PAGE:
FIG. 2 is a top plan view of the RDA rotor super-imposed above a front elevation view of the rotor and a front elevation view of a portion of the first wind-reactive element to show the mounting of the first wind-reactive element on the first lower rotor arm;
FIG. 3 is an enlarged elevation view of portions of the first wind-reactive element and first rotor arm showing pivot tube and dampener (i.e., stop mechanism) details;
FIG. 4a is a top plan view of a portion of the first rotor arm with the first dampener in the radially aligned position shown in FIG. 3;
FIG. 4b is a top plan view of a portion of the first rotor arm with the first dampener in a tangentially aligned position;
FIG. 5 is a diagram of three different radial stop angles;
FIG. 6 is an elevation view of portions of the first wind-reactive element and the first rotor arm with a second dampener component in;
FIG. 7 is a top plan view of a portion of the first rotor arm and the second dampener component;
FIG. 8 is a diagrammatic representation that illustrates the various phases and free-flying aspects of a wind-reactive element as it orbits the rotational axis;
FIG. 9 an exploded elevation view that diagrams the mounting of a framed wind-reactive element on an RDA having lower and upper armatures, with a portion of the upper armature being illustrated in dotted lines;
FIG. 10 is an smaller elevation view of the RDA with a framed wind-reactive element showing the full upper armature portion of the rotor;
FIG. 11 is another embodiment of an RDA constructed according to the invention that includes airfoil shaped wind-reactive elements mounted between lower and upper armatures of the rotor;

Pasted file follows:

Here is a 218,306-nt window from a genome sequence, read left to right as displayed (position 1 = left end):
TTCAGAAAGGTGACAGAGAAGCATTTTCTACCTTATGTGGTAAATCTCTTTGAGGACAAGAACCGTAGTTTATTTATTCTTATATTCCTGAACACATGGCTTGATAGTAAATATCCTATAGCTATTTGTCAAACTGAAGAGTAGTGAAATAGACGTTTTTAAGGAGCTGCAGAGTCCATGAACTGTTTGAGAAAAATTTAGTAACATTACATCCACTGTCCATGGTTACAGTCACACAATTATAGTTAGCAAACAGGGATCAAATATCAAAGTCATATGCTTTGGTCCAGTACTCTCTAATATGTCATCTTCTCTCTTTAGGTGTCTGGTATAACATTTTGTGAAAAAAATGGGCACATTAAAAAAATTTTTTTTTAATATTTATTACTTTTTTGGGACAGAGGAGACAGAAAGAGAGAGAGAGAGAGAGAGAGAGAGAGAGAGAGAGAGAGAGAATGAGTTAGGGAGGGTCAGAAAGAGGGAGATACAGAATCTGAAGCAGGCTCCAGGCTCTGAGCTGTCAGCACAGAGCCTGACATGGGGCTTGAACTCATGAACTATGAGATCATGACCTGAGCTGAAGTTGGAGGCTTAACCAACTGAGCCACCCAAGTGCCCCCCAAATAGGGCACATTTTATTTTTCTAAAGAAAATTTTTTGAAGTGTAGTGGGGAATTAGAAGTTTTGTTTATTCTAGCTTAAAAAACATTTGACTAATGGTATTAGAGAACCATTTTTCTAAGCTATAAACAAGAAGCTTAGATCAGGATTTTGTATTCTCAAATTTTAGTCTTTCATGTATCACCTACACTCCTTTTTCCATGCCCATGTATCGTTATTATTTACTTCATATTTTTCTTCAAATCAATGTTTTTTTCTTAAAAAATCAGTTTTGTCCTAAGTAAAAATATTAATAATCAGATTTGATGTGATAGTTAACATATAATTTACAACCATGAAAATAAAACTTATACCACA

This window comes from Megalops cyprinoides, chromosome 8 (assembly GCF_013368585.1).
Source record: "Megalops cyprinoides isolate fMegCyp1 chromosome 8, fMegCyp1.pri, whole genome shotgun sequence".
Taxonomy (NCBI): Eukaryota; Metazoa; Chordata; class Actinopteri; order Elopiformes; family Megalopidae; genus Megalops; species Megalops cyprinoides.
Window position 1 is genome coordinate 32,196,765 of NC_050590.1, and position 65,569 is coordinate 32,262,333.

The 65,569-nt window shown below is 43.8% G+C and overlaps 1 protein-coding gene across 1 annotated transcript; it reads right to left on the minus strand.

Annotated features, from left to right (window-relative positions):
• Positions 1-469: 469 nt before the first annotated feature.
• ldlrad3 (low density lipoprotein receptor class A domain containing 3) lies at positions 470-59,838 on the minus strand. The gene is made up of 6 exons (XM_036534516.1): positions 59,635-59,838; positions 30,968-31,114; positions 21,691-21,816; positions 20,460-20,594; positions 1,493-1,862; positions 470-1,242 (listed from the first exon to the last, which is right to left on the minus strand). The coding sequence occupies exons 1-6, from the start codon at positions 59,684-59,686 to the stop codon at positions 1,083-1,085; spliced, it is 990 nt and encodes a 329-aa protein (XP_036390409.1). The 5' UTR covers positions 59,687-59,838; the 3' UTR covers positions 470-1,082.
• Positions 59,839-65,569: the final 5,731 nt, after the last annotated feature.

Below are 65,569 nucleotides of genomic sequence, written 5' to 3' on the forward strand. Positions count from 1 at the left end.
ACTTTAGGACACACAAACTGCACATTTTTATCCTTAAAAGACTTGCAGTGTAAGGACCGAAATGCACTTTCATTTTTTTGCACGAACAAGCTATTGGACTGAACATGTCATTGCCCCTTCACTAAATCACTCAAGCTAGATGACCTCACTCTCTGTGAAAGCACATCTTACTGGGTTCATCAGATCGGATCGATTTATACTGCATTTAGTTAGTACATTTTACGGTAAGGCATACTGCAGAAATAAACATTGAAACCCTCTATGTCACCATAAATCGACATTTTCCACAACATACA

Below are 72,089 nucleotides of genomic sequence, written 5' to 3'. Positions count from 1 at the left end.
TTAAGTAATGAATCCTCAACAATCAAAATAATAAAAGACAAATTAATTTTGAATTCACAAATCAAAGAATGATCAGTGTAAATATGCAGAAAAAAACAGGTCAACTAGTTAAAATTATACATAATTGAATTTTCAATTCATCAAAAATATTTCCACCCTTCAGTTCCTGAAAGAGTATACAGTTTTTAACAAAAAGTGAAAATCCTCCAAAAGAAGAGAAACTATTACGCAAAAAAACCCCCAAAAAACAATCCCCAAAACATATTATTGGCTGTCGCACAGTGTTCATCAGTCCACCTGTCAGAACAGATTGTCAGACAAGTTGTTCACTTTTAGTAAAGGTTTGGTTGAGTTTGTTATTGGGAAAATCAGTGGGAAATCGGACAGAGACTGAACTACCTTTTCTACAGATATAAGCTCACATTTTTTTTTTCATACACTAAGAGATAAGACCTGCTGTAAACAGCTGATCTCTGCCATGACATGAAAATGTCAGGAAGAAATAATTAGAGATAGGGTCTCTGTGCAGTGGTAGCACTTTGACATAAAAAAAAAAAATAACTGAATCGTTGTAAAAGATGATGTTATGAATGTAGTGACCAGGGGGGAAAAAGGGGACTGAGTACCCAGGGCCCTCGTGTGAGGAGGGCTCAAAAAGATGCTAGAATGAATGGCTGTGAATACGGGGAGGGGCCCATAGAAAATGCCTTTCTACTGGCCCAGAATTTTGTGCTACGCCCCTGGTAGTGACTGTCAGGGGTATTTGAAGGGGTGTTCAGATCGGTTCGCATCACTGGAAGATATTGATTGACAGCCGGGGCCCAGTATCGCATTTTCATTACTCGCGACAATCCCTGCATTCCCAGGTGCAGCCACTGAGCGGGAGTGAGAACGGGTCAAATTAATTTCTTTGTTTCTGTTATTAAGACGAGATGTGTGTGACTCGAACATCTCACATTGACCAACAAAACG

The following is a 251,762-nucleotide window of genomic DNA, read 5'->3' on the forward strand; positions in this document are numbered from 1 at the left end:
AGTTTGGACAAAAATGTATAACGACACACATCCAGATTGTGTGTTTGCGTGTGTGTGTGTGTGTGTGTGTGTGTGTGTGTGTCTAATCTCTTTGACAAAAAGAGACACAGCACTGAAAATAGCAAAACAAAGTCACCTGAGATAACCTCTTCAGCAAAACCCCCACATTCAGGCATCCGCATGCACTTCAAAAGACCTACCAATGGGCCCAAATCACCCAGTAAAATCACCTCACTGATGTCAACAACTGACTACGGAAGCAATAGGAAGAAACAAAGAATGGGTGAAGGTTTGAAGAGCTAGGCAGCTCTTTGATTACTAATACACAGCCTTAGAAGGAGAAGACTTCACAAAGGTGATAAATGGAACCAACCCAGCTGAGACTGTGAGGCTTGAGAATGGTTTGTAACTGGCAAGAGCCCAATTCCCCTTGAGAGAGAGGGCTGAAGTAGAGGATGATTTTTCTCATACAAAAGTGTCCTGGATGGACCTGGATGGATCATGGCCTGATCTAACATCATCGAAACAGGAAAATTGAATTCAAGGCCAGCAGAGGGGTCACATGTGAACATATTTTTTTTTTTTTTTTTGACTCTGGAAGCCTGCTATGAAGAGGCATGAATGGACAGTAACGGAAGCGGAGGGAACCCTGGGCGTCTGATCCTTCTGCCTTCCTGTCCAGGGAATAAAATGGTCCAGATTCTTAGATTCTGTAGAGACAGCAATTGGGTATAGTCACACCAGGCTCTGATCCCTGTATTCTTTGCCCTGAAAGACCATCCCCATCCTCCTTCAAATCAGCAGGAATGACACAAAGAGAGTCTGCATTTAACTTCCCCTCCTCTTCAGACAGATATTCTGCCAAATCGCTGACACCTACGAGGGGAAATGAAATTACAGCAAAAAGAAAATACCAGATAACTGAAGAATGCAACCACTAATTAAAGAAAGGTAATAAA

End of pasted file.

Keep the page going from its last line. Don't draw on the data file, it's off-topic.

FIG. 12 is an enlarged elevation view of a constrictor dampener mechanism constructed according to the invention as it appears mounted on an RDA constructed according to the invention;
FIG. 13 is a top plan view of the constrictor dampener mechanism;
FIG. 14 is an elevation view of the constrictor dampener mechanism with the rotor and wind-reactive element in different positions to show further details of its design;
FIG. 15 is an enlarged top plan view of a self-adjusting dampener mechanism;
FIG. 16 is an elevation view of the self-adjusting dampener mechanism;
FIG. 17A is an enlarged elevation view of automatically disengaging dampener mechanism constructed according to the invention as it appears mounted on an RDA constructed according to the invention;
FIG. 17B is a top plan view of the automatically disengaging dampener mechanism; and
FIG. 17C is an elevation view of the automatically disengaging dampener mechanism with the rotor and wind-reactive element in different positions to show further details of its design.
FIG. 1 of the drawings show various aspects of a rotating display apparatus constructed (RDA) according to the invention (subsequently referred to as the apparatus 10). Generally, the apparatus 10 includes some type of base or support structure 11 (FIG. 1) for supporting the other components (e.g., a stand or even a pipe driven into the ground). It also includes a rotor 12 mounted rotatably on the support structure 11 for rotation about a vertical rotational axis 13, and at least two wind-reactive elements on the rotor 12. The illustrated apparatus 10 has four wind-reactive elements. They are identified in FIG. 1 as first and second wind-reactive elements 14 and 15 and third and fourth wind-reactive elements 16 and 17. They are mounted pivotally on the rotor 12 for pivotal movement about respective ones of vertically disposed pivotal axes 18, 19, 20, and 21 that are parallel to the rotational axis 13.